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The Effects of Temperature and Light Integral on the Phases of Photoperiod Sensitivity inPetunia×hybrida

Authors
Journal
Annals of Botany
0305-7364
Publisher
Oxford University Press
Publication Date
Volume
83
Issue
3
Identifiers
DOI: 10.1006/anbo.1998.0817
Keywords
  • Petunia
  • Petunia×Hybrida
  • Juvenility
  • Flowering
  • Photoperiod
  • Temperature
  • Light Integral
  • Reciprocal Transfer.
Disciplines
  • Biology
  • Ecology
  • Geography

Abstract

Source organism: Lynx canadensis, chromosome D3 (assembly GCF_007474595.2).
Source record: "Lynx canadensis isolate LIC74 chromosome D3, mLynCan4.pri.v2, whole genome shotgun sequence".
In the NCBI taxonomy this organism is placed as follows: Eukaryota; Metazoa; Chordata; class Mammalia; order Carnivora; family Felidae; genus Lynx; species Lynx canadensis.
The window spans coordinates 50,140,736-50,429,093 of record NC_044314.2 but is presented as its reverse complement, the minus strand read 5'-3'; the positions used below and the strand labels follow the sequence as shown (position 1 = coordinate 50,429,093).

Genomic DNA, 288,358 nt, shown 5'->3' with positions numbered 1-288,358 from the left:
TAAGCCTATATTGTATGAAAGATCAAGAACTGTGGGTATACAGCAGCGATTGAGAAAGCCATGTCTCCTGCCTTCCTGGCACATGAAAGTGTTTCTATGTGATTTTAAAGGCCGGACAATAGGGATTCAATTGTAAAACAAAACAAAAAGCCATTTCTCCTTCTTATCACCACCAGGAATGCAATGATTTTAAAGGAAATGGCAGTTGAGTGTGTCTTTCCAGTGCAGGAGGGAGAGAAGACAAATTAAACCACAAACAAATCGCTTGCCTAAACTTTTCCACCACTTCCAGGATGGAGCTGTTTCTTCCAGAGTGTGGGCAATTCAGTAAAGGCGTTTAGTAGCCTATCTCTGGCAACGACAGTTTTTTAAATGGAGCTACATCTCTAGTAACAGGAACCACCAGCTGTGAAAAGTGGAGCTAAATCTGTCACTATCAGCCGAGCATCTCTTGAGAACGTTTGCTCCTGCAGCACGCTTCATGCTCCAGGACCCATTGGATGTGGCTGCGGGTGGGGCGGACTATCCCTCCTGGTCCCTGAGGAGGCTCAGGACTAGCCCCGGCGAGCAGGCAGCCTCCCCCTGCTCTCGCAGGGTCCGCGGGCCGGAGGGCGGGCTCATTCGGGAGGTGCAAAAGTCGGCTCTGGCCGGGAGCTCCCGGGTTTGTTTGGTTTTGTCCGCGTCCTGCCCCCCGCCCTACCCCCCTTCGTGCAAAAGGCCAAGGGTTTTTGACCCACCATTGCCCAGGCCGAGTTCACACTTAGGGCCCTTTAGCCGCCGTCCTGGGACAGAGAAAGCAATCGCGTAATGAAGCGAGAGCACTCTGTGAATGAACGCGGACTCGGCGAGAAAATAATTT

Abstract Flowering in petunias is hastened by long days, but little is known about when the plants are most sensitive to photoperiod, or how light integral or temperature affect such phases of sensitivity. The effects of these factors on time to flowering was investigated using reciprocal transfer experiments between long (16 h d -1) and short days (8 h d -1). The effect of light integral on the phases of photoperiod sensitivity was examined using two sowing dates and a shading treatment (53% transmission). The effects of temperature were investigated by conducting reciprocal transfer experiments in glasshouse compartments at five temperature regimes (means of 13.7, 19.2, 22.3, 25.0 and 28.7 °C). The length of the photoperiod-insensitive juvenile phase of development, when flowering cannot be induced by any environmental stimulus, was sensitive to light integral; low light integrals prolonged this phase, from 23 d at 2.6 MJ m -2d -1to 36 d at 1.6 MJ m -2d -1(total solar radiation). The length of this development phase was shortest (12.5 d) at 21 °C; it was longer under cooler (21 d at 13.5 °C) and warmer temperatures (17.6 d at 28.3 °C). After this phase, time to flowering was influenced greatly by photoperiod, with long days hastening flowering by between 28 and 137 d, compared with short days. Plants also showed some sensitivity to both temperature and light integral during this phase, but the duration of the final phase of flower development, during which plants were photoperiod-insensitive, was dependent primarily on the temperature at which the plants were grown; at 14.5 °C, 33.9 d were required to complete this phase compared with 11.4 d at 25.5 °C. The experimental approach gave valuable information on the phases of sensitivity to photothermal environment during the flowering process, and could provide the basis of a more physiologically-based quantitative model of flowering than has hitherto been attempted. The information is also useful in the scheduling of lighting and temperature treatments to give optimal flowering times of high quality plants.

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